London Attitude: Why So Laid Back?
About four years ago, a British TV channel held one of those pointless debates to decide something unquantifiable. In this case it was; ‘Which is the cooler city, New York or London?’
Fighting in the NYC corner was a born New Yorker, a very smartly turned-out bright-eyed Time Out journalist with neatly side parted hair. On the London side was a scruffbag hack for a style magazine that has probably since gone bust.
The New Yorker outlined, in carefully reasoned and thought-through prose, why he felt that New York was the coolest city in the world. He broke this down into arts & entertainment, restaurants, parks, shopping and so on, building his argument as if at a debating society.
Then it was the turn of the London scruff. He scratched himself, looked blankly at the earnest young New Yorker and couldn’t be bothered to answer him before virtually falling asleep live on TV. He’d been up all night. It was, by anyone’s measurement, game, set and match to London.
Times have changed since then. Although the ‘We don’t try harder’ approach is still with us, we’re out to make money now, and Manchester, Birmingham, Bristol and Leeds might as well be on Mars as our massive southern supercity, aided and abetted by its politicians, just keeps getting richer. A garden-bridge is being planned to beat the one in NYC, but it shouldn’t be built while the whole of East London has no bridges at all and the southern half of the city is ignored in favour of attracting even more money to the centre. Homeless figures have risen by a fifth this year alone, but hey, it’ll sort itself out.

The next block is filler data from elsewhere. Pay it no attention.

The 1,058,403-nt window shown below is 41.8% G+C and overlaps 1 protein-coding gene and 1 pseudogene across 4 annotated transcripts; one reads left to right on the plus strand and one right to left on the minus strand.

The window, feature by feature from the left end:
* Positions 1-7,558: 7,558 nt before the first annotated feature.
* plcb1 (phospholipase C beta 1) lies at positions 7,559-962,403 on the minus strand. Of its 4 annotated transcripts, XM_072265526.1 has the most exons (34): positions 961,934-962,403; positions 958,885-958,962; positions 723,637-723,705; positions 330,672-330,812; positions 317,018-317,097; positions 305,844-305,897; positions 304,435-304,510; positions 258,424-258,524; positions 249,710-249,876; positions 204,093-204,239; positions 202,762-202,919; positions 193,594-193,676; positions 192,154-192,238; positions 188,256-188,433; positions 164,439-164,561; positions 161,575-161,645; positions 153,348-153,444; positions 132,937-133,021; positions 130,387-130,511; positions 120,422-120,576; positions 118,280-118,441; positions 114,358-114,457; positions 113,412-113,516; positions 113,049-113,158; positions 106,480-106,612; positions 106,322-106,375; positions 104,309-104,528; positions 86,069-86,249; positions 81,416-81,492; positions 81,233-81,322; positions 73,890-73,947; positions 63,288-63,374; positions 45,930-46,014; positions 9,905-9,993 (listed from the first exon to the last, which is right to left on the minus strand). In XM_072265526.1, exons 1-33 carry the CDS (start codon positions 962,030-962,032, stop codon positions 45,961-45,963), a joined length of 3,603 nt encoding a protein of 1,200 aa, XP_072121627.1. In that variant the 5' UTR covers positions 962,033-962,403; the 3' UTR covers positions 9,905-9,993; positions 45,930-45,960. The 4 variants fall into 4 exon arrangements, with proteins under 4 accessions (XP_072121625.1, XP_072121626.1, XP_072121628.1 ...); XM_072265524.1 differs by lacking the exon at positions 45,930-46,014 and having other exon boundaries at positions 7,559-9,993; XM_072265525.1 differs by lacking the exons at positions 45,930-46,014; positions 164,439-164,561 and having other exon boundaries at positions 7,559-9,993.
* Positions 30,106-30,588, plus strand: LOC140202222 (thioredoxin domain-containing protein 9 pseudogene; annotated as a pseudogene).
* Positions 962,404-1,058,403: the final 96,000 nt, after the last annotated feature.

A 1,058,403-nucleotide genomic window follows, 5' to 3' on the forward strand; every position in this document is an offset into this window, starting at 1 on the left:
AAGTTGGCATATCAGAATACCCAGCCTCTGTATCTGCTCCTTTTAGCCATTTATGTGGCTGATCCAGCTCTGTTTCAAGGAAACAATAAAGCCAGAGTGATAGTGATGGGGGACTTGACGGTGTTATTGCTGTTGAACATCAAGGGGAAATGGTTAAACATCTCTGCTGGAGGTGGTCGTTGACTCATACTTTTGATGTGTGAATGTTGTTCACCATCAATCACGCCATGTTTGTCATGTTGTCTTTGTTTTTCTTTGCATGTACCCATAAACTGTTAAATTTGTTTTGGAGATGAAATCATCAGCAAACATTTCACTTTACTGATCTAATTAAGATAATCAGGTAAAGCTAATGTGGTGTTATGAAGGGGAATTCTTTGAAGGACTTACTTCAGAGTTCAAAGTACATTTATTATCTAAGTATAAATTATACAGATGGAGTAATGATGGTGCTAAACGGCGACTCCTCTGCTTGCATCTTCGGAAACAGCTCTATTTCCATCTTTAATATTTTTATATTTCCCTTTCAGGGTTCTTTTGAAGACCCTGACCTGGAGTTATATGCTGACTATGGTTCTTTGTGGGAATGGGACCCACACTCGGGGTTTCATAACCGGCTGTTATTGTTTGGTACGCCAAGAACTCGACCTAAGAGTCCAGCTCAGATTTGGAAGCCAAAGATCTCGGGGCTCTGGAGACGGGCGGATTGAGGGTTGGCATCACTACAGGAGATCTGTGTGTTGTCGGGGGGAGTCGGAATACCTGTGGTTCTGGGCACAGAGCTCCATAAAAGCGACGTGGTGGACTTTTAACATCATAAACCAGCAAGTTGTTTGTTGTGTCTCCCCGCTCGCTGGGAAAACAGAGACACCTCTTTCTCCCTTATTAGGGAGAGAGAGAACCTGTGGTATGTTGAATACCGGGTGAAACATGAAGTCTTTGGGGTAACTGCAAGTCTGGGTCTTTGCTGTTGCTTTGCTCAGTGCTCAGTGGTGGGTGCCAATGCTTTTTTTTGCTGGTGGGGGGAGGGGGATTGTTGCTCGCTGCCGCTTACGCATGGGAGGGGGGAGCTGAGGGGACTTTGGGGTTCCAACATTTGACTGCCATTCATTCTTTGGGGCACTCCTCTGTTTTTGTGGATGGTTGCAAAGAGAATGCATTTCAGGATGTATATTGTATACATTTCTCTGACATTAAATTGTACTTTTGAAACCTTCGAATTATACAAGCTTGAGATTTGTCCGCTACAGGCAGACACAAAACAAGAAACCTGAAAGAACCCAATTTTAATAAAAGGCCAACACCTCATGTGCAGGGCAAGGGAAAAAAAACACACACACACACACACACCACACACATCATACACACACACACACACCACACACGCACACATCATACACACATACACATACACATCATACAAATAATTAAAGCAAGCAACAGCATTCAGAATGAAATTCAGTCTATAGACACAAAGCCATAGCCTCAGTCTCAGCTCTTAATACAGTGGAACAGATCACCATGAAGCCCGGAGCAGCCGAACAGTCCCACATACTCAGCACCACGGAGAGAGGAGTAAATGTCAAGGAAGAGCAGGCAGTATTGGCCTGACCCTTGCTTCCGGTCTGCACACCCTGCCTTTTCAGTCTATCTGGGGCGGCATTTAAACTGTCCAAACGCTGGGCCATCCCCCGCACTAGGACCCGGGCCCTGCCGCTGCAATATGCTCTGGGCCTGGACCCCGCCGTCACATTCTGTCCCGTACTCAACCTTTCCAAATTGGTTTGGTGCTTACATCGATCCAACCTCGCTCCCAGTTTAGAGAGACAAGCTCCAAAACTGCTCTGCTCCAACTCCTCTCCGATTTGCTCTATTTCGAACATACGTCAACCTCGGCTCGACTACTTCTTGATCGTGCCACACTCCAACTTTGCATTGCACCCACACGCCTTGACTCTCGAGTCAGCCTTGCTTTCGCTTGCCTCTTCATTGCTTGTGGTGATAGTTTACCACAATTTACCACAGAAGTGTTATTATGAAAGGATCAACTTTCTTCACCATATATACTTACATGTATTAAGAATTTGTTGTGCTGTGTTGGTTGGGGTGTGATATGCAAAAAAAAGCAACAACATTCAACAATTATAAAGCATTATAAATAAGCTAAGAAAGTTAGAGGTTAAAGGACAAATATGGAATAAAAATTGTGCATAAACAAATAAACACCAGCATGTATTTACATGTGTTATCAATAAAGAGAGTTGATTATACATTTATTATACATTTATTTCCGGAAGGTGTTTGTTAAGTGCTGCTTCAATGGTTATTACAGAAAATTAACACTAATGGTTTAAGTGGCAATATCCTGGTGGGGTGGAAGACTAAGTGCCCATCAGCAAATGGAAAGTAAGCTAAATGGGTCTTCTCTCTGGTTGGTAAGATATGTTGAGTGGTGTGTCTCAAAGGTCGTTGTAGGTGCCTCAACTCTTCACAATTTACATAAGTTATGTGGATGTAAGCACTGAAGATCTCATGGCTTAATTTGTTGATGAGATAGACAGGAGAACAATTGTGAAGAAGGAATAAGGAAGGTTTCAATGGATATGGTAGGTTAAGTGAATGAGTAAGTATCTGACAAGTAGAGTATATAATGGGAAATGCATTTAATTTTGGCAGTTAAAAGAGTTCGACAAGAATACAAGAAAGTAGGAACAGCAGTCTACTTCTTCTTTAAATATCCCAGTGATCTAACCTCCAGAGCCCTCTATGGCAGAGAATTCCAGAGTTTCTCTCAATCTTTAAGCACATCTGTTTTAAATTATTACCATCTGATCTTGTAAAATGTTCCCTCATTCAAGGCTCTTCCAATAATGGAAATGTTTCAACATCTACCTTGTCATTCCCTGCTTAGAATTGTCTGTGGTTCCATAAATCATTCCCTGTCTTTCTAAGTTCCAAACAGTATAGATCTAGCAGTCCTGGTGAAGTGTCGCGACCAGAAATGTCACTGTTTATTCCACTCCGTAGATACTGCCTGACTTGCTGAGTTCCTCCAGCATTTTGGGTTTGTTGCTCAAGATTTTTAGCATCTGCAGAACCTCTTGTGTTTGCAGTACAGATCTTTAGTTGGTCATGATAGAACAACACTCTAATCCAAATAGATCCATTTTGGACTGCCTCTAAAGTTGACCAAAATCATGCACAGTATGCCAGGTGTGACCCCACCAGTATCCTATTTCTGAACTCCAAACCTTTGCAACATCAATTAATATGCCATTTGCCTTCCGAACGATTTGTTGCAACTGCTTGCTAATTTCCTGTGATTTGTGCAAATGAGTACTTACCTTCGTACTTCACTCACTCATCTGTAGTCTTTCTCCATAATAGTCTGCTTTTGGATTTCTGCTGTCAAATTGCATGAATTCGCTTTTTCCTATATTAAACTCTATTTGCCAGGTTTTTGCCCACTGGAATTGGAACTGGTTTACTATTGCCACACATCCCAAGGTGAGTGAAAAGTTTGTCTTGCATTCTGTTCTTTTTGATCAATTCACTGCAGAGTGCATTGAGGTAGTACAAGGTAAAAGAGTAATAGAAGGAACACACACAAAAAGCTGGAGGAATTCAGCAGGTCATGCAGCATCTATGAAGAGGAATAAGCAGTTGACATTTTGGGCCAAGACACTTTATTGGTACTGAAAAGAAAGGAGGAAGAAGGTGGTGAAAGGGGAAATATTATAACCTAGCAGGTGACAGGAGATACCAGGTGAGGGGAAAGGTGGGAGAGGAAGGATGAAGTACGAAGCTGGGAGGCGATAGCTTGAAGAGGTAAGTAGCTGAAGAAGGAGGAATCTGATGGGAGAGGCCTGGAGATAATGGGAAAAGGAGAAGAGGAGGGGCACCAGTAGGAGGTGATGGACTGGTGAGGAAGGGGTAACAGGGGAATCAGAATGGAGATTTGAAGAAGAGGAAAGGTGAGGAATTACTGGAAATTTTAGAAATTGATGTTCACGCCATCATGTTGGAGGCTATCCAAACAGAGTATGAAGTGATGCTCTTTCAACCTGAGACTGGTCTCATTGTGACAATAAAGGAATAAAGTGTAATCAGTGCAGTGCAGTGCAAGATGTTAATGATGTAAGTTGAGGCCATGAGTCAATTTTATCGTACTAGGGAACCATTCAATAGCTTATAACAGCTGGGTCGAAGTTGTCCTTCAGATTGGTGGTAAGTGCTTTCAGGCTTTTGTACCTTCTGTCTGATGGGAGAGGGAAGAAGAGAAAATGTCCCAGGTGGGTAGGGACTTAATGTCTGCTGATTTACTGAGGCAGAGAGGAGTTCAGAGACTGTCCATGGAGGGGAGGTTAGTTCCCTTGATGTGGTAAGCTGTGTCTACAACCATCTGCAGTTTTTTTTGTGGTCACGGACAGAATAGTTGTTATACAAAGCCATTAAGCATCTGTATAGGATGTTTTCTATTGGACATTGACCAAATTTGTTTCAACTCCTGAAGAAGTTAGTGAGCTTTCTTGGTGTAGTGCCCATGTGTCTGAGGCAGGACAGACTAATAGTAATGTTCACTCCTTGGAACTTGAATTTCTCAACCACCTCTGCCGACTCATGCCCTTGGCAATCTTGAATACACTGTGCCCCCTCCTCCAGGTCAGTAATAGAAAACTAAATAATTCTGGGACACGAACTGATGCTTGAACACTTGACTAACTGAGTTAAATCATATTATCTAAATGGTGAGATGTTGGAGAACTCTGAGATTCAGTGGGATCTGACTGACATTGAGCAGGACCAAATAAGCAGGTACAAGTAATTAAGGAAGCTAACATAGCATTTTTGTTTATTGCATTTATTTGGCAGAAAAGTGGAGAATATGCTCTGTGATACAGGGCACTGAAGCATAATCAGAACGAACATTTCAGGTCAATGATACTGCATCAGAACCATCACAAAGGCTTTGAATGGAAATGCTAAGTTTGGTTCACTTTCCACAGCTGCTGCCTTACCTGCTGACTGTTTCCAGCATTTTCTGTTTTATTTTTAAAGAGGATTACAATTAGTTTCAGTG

London doesn’t do controlled environments well so we end up with a West End that looks like a rubbish dump of junk-food outlets, bottlenecked pavements and traffic chaos. I haven’t been back to NYC in an age, but the last time I saw Times Square it wasn’t the crazy place I feared and loved in equal measure, it looked like a gameshow. It’s soulless, but New York understands that order is good for the centre of a city.
London is without order. It means well but almost every project runs out of steam – plans to cut our vehicular footprint have seemingly been wiped away by our Mayor. A grand idea to remove railings and demarcations between traffic and pedestrians (which works well in many European cities) simply disappeared. We’re back to the Tory Laissez-Faire policies of the late Victorian age.
However, London excels at chaotic unplanned merriment. Once the Kensington roof gardens were the place to be seen – now everyone heads to the unkempt beer-strewn greenery on the rooftops of the South Bank. Once Camden was cool – now the deranged mess of Shoreditch takes the crown. The messier it is, the more Londoners like it. We’re rowdy party guests and letting off steam is part of the London attitude. For a major city we’re ridiculously laid back. If you get drunk and cheek the police there’s a good chance they’ll laugh it off.
But in a city of 8.2m there are always threats. Bengali teens are radicalising in the East End, but there’s no visible fightback because the work is being done (we hope and pray) at an educational level, so we ignore what’s happening. Protest is in our DNA, and we’re meant to cause trouble when our civil liberties are threatened, but lately there’s been silence. Although the Mayor is helping to change that by buying water cannons.
To some extent, London has become a victim of its own popularity. England is a spectacularly beautiful country but if tourists see it at all (and it’s only small) they go to Edinburgh via York, rarely to Wales or Devon or East Anglia or to any coastal region. Employment is full so we don’t innovate. In Spain, where I spend a lot of time working, unemployment is high and the young are elaborately, bravely creative about finding ways to work in a fulfilling manner.
Perhaps we’re just not hungry enough to try anymore.